Wearing: I practiced and created a tape with all my favorite music on it, so then I could almost play it my head, because I didn’t want to wear a Walkman or anything like that. I thought I’d only last about five minutes because it’s hard dancing without music. But, because I didn’t want to do it again, I actually lasted 25 minutes; the time went quite fast in a way because it was quite embarrassing. It was very hard because it’s hard not to be distracted by the shoppers, but I wasn’t going to look at them because I was meant to be in a state of euphoria, dancing. So that’s kind of the origin of that piece. When I first watched it, I didn’t know if I was disappointed or not. It was very hard to look at myself because you feel like you’re in turmoil when you’re dancing because you’re doing something slightly exhibitionist, but I didn’t feel like an exhibitionist, at the same time. I have a better relationship to it now. It’s almost as if I’m looking at someone else dancing.
Rail: I’d describe your work as inhabiting the awkward space between confession and information that people desperately want to share, but can’t. You did a show in 2009 at the Musée Rodin called Confessions/Portraits, Vidéos. Confessions and these two branches seem to define much of your direction in the last seven years.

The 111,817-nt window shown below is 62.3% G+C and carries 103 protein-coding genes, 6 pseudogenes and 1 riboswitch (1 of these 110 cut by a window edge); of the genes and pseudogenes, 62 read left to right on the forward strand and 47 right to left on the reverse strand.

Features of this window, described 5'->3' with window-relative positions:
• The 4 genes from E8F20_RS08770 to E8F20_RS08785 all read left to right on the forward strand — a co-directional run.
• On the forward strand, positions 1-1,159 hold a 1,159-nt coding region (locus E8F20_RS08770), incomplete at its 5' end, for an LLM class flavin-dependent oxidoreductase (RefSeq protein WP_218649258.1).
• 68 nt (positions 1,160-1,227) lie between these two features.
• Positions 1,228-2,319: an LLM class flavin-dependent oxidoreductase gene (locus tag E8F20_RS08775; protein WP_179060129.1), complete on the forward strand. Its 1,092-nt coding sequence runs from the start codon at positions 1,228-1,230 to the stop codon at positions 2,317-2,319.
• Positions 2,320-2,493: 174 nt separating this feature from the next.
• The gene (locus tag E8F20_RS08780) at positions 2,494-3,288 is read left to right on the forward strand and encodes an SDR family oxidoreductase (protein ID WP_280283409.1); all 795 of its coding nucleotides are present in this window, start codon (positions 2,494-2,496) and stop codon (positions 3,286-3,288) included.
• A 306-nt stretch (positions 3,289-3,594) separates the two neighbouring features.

Wearing: Not all of the work is confessional, but there is an aspect of confession that’s been there from the very beginning. You could say the Signs that Say What You Want Them to Say and Not Signs that Say What Someone Else Wants You to Say (1992–3) series was confessional in a way because I approached people on the street and asked them to write something on a piece of paper. I hadn’t even thought that maybe they would write something personal; the pieces that seem to work are when you do sense someone confessing something. Particularly, say, the business man who holds up a sign saying “I’m Desperate.” It’s obviously not the complete story; you have to then fill in the blanks as to why you think he’s desperate. But that set me on the path to thinking about interior monologues and finding that everyone’s got a story; everyone’s either got a secret or everyone’s got something that you can’t perceive by just meeting them briefly or seeing them from a distance. So with the confession pieces I started in 1994 (and gathered into the film Confess All On Video: Don’t Worry You Will Be in Disguise. Intrigued? Call Gillian), I decided that I wanted people to feel protected when they talked about certain things in their life that they wouldn’t want the public that knows them to know. I can understand that sort of holding on to things—it’s kind of part of British society to hold things in. I always think of Britain as being a place where you’re meant to keep your secrets—you should never tell your neighbors or tell anyone. Things are changing now, because the culture’s changed and the Internet has brought people out. We have Facebook and Twitter where people tell you small details of their life.